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With a script perched on his lap, Charles Kolmann sits in the front row of the Naples High School auditorium.
"Expressive!Expressive!Expressive!"he instructs one of the students on stage after she recites her line with less enthusiasm than he'd hoped for. He's mostly quiet, though, letting the girls on stage trudge through the scene, interrupting only when a student forgets a line. Naples High School drama teacher Charles Kolmann began developing his talent in television in his native Philadelphia.He's currently working with students on the play "Arsenic and Old Lace," with performances Friday and Saturday.Michel Fortier/StaffWith less than two weeks to go before the curtain goes up, it's crunch time, and Kolmann, the drama teacher at Naples High, is hoping to run through the entire play during this night's 3½-hour rehearsal. The production, "Arsenic and Old Lace," is Kolmann's second as director since moving to Naples in June.The comedic tale of two charming, old sisters - who poison men looking to rent a room at their home - and their nephews is a homecoming of sorts for Kolmann.He played the role of Officer O'Hara in the same play nearly 35 years ago. A native of Philadelphia, Kolmann's love for the theater goes back decades, when he began acting in high school and college.He soon realized acting wasn't his strong suit, so he moved into lighting, set design and other aspects of theater production. After graduating with a bachelor's degree in English/education from La Salle University and a master's equivalency in theater from Villanova University, the 53-year-old Kolmann began teaching courses in English, filmmaking, and television and stage production at Philadelphia-area schools. Kolmann started a dinner theater in the parish hall of his church in 1979, recruiting instrumentalists from his school.He worked there until 1986.The theater continued to operate until 1990, when an arsonist destroyed it. IF YOU GO "Arsenic and Old Lace"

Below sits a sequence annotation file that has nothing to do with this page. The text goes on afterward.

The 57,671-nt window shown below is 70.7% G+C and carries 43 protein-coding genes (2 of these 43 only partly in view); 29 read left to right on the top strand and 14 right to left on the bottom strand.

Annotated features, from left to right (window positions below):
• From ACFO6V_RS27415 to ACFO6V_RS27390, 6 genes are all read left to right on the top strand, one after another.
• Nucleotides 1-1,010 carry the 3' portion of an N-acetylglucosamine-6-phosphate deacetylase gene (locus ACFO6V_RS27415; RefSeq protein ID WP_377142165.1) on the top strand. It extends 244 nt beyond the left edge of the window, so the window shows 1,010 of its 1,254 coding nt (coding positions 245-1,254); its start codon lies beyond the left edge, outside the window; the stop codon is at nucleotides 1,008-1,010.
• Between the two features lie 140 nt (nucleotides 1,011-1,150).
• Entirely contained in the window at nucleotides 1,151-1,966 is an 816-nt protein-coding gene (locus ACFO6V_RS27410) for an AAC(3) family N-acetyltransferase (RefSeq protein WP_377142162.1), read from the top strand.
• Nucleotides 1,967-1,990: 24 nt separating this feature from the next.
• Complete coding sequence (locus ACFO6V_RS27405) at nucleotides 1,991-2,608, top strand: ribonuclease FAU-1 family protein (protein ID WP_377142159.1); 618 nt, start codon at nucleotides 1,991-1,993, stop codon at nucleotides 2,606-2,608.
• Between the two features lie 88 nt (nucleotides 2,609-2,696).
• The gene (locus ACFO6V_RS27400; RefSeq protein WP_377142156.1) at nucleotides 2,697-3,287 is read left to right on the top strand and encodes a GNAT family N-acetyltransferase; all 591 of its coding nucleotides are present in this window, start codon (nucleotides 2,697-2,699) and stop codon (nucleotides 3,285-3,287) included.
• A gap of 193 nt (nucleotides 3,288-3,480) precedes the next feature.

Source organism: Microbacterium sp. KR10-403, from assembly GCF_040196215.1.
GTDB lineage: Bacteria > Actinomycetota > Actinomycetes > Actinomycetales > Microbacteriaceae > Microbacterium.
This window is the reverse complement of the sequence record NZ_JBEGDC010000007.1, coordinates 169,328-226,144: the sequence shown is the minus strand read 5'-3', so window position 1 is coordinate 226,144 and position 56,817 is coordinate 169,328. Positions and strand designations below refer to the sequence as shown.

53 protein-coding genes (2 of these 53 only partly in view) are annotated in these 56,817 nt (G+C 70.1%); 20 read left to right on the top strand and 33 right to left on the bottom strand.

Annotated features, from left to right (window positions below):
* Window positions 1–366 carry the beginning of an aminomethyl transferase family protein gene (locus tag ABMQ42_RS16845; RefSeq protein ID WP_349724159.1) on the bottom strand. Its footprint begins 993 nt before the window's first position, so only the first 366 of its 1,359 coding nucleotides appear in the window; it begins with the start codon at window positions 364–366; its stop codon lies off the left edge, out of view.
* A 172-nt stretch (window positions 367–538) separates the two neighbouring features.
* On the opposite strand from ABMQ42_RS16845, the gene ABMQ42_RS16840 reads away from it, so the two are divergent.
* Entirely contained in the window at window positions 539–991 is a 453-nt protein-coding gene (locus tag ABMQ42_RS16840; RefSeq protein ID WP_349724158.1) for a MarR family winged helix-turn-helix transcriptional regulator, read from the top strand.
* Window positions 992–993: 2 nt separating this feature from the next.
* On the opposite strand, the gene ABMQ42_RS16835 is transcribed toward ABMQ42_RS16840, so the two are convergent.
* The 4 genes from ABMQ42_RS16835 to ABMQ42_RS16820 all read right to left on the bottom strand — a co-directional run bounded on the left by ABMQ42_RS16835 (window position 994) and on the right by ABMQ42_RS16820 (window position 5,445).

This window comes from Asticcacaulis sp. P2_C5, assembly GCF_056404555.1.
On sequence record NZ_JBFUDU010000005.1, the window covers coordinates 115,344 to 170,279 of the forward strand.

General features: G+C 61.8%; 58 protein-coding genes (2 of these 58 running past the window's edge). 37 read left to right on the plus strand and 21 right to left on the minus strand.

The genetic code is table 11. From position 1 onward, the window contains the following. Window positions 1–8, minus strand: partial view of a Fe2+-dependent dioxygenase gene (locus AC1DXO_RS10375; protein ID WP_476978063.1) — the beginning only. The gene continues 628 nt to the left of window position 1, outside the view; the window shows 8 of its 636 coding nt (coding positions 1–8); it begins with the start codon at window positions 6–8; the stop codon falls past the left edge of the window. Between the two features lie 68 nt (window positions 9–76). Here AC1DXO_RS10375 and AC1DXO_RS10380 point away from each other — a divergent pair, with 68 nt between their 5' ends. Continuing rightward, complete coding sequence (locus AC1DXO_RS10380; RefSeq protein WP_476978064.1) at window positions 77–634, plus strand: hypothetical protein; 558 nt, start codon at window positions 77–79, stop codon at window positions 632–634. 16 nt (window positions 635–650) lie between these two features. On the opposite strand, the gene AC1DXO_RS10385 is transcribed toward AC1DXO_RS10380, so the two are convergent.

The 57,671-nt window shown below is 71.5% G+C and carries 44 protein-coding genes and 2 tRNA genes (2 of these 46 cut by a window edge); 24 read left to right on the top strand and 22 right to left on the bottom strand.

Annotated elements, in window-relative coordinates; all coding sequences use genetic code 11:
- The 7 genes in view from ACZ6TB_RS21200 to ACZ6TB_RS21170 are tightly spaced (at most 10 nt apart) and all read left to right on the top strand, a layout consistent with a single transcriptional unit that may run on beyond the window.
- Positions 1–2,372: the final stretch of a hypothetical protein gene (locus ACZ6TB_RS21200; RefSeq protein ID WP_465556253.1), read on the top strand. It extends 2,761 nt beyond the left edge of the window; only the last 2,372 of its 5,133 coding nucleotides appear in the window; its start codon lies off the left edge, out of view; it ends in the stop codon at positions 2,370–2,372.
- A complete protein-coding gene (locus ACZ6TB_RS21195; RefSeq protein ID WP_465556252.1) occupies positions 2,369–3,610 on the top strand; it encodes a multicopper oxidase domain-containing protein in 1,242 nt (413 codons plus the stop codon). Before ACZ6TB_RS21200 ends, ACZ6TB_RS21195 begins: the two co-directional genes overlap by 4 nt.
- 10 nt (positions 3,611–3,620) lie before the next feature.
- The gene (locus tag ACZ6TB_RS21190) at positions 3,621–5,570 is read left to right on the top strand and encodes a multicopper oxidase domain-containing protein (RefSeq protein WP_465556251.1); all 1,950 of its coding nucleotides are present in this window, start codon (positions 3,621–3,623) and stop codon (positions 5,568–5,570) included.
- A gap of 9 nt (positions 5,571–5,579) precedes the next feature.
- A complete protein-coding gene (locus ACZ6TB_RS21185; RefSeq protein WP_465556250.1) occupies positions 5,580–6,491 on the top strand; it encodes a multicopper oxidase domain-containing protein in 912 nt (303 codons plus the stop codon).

While teaching, Kolmann also worked part time in the TV industry.When the opportunity for a full-time position in TV arose, he decided to pursue it, leaving his 14 years of teaching behind. Kolmann spent the next several years rising through the ranks in broadcast television.From writing commercials, doing voice-overs and working as a booth announcer, he eventually became the director of advertising, promotion and marketing for WBBM-TV in Chicago. After 16 years in TV, though, the job lost its luster. "The quality of television is not quite what it used to be," Kolmann said, pointing to radio show host Howard Stern - who has a cable TV show- and Jerry Springer's shows.
Calling teaching "refreshing," Kolmann decided to return to the classroom.He and has family had lived in Miami and vacationed in Naples, so when the position for a drama teacher opened up at Naples High last year, he applied.His wife, Marcia, is a media specialist at Laurel Oak Elementary. Kolmann now teaches about 110 students in four drama classes and oversees the drama club. "(Drama) is a great thing to teach because you can tap persons who are not necessarily academically talented, who are not necessarily athletically talented or like to dance. ...Everybody can do something," he said."It touches everybody.""Arsenic and Old Lace" is Kolmann's second play at Naples High.His first, "The Teahouse of the August Moon," was the school's first full-scale production in more than a decade, he said.He plans to direct plays every November and April and hopes, after some expansion and working with the school's chorus and music departments, to move on to musicals."Chorus Line" is one of his all-time favorites.
"Halloween has always been my favorite holiday because you get to pretend you're somebody else ..." Bukki says Kolmann has invested a lot in the play and has helped her and the other actors with voice inflection and where to stand on stage.A couple of drama teachers have come and gone in the last few years, but Bukki says she hopes that's not the case with Kolmann. "Hopefully he's here to stay." Get in touch
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